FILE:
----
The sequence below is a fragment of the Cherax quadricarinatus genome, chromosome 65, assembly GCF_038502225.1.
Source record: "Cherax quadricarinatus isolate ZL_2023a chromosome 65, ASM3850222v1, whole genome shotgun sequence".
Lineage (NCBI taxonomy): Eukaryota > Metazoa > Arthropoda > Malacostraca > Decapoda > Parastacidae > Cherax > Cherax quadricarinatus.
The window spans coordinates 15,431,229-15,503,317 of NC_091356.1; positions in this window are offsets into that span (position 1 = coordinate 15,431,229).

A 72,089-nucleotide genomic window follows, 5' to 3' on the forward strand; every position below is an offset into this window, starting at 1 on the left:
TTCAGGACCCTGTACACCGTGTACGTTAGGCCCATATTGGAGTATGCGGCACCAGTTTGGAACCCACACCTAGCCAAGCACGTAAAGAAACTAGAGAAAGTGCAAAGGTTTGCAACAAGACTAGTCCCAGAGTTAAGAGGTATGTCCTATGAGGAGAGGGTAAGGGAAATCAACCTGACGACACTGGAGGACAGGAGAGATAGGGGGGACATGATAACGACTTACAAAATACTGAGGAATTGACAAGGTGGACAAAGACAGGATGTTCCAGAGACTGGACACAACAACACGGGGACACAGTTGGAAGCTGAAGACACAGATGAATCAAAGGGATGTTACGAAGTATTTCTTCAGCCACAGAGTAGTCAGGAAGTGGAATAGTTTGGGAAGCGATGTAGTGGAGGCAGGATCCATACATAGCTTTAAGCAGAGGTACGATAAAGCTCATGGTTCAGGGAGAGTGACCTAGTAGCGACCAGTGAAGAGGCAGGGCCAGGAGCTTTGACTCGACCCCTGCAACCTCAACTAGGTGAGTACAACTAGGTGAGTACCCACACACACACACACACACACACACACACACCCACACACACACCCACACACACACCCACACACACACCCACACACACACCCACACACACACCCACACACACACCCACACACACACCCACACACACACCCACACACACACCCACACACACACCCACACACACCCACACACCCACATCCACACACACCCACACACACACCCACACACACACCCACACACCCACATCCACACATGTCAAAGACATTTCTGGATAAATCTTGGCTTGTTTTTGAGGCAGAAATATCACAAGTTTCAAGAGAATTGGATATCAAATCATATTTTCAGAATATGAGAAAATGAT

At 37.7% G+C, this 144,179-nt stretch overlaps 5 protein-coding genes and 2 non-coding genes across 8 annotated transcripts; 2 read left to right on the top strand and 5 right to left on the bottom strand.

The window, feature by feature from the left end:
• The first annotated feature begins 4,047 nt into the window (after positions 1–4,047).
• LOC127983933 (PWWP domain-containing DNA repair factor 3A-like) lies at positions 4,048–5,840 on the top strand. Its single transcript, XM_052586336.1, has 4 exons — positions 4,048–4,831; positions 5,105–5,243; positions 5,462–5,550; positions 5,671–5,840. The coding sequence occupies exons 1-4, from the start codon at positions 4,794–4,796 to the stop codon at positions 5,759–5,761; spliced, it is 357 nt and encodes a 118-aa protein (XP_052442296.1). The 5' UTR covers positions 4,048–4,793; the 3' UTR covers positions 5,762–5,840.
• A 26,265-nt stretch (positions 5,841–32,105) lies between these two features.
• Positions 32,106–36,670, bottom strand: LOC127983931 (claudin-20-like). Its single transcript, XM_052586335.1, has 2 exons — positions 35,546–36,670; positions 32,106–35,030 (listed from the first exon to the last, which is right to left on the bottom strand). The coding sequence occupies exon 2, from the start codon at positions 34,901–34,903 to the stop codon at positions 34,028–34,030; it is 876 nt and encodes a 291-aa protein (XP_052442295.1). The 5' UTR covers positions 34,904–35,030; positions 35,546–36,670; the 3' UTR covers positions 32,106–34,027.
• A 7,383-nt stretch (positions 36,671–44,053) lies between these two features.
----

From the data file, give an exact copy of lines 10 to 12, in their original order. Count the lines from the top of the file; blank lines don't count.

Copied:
• LOC127983933 (PWWP domain-containing DNA repair factor 3A-like) lies at positions 4,048–5,840 on the top strand. Its single transcript, XM_052586336.1, has 4 exons — positions 4,048–4,831; positions 5,105–5,243; positions 5,462–5,550; positions 5,671–5,840. The coding sequence occupies exons 1-4, from the start codon at positions 4,794–4,796 to the stop codon at positions 5,759–5,761; spliced, it is 357 nt and encodes a 118-aa protein (XP_052442296.1). The 5' UTR covers positions 4,048–4,793; the 3' UTR covers positions 5,762–5,840.
• A 26,265-nt stretch (positions 5,841–32,105) lies between these two features.
• Positions 32,106–36,670, bottom strand: LOC127983931 (claudin-20-like). Its single transcript, XM_052586335.1, has 2 exons — positions 35,546–36,670; positions 32,106–35,030 (listed from the first exon to the last, which is right to left on the bottom strand). The coding sequence occupies exon 2, from the start codon at positions 34,901–34,903 to the stop codon at positions 34,028–34,030; it is 876 nt and encodes a 291-aa protein (XP_052442295.1). The 5' UTR covers positions 34,904–35,030; positions 35,546–36,670; the 3' UTR covers positions 32,106–34,027.